By Roger Price
Morale is a curious thing. One dictionary defines it as “the amount of confidence felt by a person or group…when in a dangerous or difficult situation.”
If this sounds abstract and hard to measure, then its absence is easy to see.
The inquiry into the death of Victoria Climbie revealed a children’s services department where social workers felt overwhelmed by the volume of work and unsupported by their superiors. Victoria’s social worker had a manager who did not effectively support or supervise her. Unsurprisingly, Victoria’s case was reported to have “fallen off the radar”.
The Laming report (2003), which followed the tragedy, told the public we would do more and do it better. Did we give the public the impression that it wouldn’t happen again? As so often is the case with these things, it did and in the same place.
In the Baby P case, media and politicians directed outrage at the social worker and director, calling for them to be made accountable. Their idea of accountability was a muscular response to failure, based on the erroneous assumption that only bad social workers make mistakes and should be punished. Presumably, as Voltaire said, “to encourage the others…”
Despite sackings, things didn’t improve. Many staff left, a climate of fear pervaded and the number of children killed by their parents increased by 25% in the following four years.
Yet it is often the response within our departments that reinforces the kind of low morale that led to such problems in the first place. The profession does not learn. The anxiety is turned inwards and the likelihood of further mistakes increases as a result.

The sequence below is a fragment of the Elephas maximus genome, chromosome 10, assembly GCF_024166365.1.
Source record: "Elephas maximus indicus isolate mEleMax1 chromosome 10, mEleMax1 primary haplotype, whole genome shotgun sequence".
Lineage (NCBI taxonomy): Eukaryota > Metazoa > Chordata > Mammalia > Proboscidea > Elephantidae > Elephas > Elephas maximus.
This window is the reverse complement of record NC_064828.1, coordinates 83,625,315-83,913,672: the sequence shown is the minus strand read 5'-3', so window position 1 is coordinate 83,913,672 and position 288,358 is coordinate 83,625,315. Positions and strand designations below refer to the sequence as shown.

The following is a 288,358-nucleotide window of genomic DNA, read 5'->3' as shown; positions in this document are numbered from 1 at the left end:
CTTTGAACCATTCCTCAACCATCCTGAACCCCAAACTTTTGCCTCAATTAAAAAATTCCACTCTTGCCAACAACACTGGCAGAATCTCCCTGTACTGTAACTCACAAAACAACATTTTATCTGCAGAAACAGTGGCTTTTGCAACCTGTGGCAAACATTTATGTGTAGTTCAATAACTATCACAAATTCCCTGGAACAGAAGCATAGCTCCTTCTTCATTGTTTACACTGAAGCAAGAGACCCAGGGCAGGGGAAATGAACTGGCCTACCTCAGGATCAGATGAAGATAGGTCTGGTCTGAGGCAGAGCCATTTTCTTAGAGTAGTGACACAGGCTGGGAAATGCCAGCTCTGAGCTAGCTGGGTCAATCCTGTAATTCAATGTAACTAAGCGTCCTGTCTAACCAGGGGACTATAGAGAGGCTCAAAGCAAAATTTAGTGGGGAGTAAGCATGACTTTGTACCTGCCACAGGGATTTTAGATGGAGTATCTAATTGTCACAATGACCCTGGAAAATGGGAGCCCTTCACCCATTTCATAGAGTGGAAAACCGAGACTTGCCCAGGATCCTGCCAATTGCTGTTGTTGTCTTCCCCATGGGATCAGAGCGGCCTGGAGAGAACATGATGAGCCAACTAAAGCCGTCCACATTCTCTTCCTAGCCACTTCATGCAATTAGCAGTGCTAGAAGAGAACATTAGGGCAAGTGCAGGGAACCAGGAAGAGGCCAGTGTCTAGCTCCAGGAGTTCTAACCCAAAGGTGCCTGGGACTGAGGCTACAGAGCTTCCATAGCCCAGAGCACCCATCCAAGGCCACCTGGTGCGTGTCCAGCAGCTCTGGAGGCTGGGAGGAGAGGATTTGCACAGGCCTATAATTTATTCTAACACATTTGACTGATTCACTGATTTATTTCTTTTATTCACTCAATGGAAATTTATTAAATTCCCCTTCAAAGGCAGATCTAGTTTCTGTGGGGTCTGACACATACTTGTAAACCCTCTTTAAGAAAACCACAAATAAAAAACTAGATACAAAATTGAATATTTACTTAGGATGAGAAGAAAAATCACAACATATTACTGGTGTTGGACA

‘Culture of fear’
Since the 1980s, I have frequently seen a top-down authoritarian culture within children’s services departments. Little thought is given to staff morale or retention. When I hear departments complain of high staff turnover, it is often in a manner of someone who has no part in what goes on. We may criticise our clients for this, but practice it at a corporate level.
The outcome is similar. It places children at risk – the very thing we as social workers exist to minimise. High staff turnover often leads to cases drifting or things going wrong. Clients understandably find it hard to manage frequent changes of worker and anyone taking on cases with this legacy finds all parties feeling aggrieved. It does not help to improve morale.
I can recall working as a locum social worker in an office marred by a culture of fear. This was reinforced at one team meeting, when the area manager and team leader gave a magnificent performance, heaping a stream of abusive, negative criticisms on the staff.
It was a good example of institutional bullying. It disobeyed the dignity and respect work procedure, which exists in all workplaces to prevent staff from being abusive to each other.
This office had spent £500,000 on agency staff in 12 months – dozens of locum social workers whose average length of stay was three months. Staff were like production units – easily dismissed if they could not achieve the impossible targets. Again, replicating the abusive behaviour we exist to address.
‘Caring and thoughtful’
In contrast, I recently worked in a local authority where staff were treated respectfully. In one instance, I was asked to relinquish a case, as the client wanted a female social worker, and take on a different one. The team manager apologised for this, which surprised me. They were a reasonable person and respect was a two-way thing. Their authority was being using in a caring and thoughtful manner. It wasn’t a democracy, but it was a start.
This begs the question: why is the authoritarian approach still used? Properly led and supported social workers can achieve much, but we must ensure that learning lessons without presupposing blame becomes standard practice.